She’s a runaway bride. He’s a runaway rogue, a little rough around the edges but a good-hearted lovable soul. Salman Khan can play this character over and over again with his eyes closed. In Ready, he is back to playing the lover-boy clown. Mr Fix-It and Ms Hum Aapke Hain Conwoman flirt and get naughty in exotic locations. They don’t generate chemistry. They are just being around.
Jeez, these two never tire of saying cheese! And when the going gets cheesy there’s always the family to fall back on. There are three families creaking at the joints, living in homes that appear to have been built to accommodate over-sized families .The setting is almost laughably anachronistic.
Salman Khan and his director Anees Bazmee pay a hefty comic homage to Hum Aapke Hain Kaun . The Salman-Asin romance unfolds against the backdrop of a commodious joint family where every family-member seems determined to have a good time even at the expense of good taste.
True, Asin lacks the gamine charm of Madhuri Dixit. But then the Salman Khan in Ready is not quite the Salman Khan from Hum Aaapke Hain Kaun. He hasn’t aged. He’s just become more smug and self-confident. Many times we catch him looking bored on camera. But that this iconic star’s style statement. When you are Salman Khan, you can slip out of character when you want. No one is complaining.
Bazmee’s script, a shoot-off of a Telugu hit, accommodates more characters than Goa during the tourist season. Every character is over-dressed and over-the-top. Then men are constantly looking for reasons to say goofy corny things to one another. That’s the required mood of this panga-‘mirth’-lena comedy with an attitude that stretches from one end of the lengthy narration to the other with hardly a break for the plot to gather together its thoughts.
Bazmee keeps the proceedings neatly on the side of good taste. Innuendos are avoided, and partly so because Salman has an image of the good-bad boy. He never offends refined sensibilities with his wildly bratty antics, though he never shows any inclination to be one of those refined types himself.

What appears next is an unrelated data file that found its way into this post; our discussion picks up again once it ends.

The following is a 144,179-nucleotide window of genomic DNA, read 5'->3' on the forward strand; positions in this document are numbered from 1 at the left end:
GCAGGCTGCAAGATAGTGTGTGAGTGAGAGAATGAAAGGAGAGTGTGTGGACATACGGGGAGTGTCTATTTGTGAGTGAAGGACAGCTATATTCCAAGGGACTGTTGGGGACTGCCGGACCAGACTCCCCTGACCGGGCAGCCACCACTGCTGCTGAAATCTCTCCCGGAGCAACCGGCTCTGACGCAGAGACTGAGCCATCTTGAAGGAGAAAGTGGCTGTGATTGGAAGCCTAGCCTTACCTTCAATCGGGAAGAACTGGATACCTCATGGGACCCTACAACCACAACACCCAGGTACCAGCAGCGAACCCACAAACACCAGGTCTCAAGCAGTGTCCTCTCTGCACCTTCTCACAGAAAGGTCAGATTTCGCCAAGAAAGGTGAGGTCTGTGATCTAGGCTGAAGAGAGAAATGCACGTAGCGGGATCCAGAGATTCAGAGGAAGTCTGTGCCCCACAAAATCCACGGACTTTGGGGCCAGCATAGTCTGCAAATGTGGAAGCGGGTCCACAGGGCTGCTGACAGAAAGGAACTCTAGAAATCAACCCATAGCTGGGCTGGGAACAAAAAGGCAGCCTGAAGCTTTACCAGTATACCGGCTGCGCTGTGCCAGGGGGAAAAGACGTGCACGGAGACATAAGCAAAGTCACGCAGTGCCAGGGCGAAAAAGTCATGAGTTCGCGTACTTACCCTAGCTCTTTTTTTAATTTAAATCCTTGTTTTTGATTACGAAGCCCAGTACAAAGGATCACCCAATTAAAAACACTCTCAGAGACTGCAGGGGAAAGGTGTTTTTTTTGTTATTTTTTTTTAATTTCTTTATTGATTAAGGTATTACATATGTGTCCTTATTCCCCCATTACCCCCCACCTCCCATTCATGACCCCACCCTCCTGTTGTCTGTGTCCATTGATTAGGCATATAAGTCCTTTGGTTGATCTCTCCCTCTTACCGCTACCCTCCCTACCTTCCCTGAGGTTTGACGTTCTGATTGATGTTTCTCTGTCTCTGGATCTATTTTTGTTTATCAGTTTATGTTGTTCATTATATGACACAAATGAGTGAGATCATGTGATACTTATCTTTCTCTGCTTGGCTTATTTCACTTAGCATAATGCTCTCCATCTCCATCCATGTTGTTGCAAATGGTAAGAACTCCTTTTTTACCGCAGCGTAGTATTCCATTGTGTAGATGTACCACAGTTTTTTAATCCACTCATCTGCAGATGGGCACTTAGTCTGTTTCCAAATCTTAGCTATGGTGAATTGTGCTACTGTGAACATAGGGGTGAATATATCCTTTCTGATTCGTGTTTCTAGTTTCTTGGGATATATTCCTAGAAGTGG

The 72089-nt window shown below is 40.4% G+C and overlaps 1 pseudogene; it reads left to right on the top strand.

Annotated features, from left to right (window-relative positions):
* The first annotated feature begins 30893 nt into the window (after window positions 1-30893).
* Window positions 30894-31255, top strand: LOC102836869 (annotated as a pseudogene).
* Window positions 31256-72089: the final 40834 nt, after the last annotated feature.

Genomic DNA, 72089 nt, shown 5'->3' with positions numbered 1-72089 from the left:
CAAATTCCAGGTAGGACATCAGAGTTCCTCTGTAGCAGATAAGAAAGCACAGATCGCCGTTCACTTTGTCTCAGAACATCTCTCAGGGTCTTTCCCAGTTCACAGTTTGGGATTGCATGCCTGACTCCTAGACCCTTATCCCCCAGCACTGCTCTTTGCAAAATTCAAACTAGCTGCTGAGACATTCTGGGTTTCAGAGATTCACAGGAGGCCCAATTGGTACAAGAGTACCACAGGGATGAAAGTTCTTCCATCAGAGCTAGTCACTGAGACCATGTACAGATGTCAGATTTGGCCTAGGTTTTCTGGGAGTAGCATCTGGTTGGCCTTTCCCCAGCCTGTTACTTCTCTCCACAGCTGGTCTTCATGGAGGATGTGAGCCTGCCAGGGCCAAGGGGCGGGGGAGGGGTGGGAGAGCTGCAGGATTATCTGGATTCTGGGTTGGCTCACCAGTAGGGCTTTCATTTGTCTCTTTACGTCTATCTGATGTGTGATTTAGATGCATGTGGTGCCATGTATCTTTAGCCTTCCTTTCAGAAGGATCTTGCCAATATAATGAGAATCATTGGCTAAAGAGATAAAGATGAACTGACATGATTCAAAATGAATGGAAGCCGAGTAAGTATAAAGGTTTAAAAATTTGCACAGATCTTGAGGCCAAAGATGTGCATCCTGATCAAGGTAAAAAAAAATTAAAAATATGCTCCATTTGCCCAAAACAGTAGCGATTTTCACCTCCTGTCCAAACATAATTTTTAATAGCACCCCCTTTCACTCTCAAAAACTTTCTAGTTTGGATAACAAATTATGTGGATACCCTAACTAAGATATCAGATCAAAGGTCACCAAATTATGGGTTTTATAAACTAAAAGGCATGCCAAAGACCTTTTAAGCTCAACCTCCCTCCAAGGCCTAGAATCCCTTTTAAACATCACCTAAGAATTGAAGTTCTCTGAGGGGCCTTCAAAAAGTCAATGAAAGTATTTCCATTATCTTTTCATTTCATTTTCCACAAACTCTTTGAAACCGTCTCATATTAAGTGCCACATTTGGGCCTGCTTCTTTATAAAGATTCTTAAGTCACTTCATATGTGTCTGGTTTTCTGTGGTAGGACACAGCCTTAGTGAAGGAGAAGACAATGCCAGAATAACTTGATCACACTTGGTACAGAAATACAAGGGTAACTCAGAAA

He is happy being human in a way only Salman Khan can be. He gets able support from some solid performers like Akhilendra Mishra, Sharad Saxena, Manoj Pahwa, television comedian Sudesh Lehri and Mahesh Manjrekar whose hilarious act as Salman’s dad (Manrekar as DAD, really???) is lifted from Sanjay Chhel’s Khubsoorat. Strangely the women performers are all vapid to the point of seeming sedated. This is a men’s comedy with women welcome to join the fun.
But nobody minds. And not because this is a mindless comedy. The quality of the gags is often higher than what we usually get in Bollywood comedies. But the film suffers from an overloaded narration. There is too much effort to cram in “entertainment” at every possible level. There is also a rather lame attempt to define the status of women in feudal households. But the attempt is so hurried and cursory, it’s almost farcical. Shall we just get on with the laughs, boys?
Replete with tongue-in-cheek references to many earlier blockbusters including Sooraj Barjatya’s Hum Aapke Hain Kaun, Ready is like one of those familiar tunes sung to a new set of lyrics that you may not approve of but you empathize with because it offers the comfort of the familiar. Having said that, the film, it must be confessed, doesn’t really offer even diehard Salman fans the fun-quotient expected from the mega-star. Too many people colonize this domestic comedy. Boisterous uncles, over-dressed aunties, under-intellectualized gangsters and irksome henchmen are all greedy to be noticed. Trouble is, they aren’t doing anything that is terribly exciting or engaging, except playing the foil to the Star of the show.
And we all know who that is.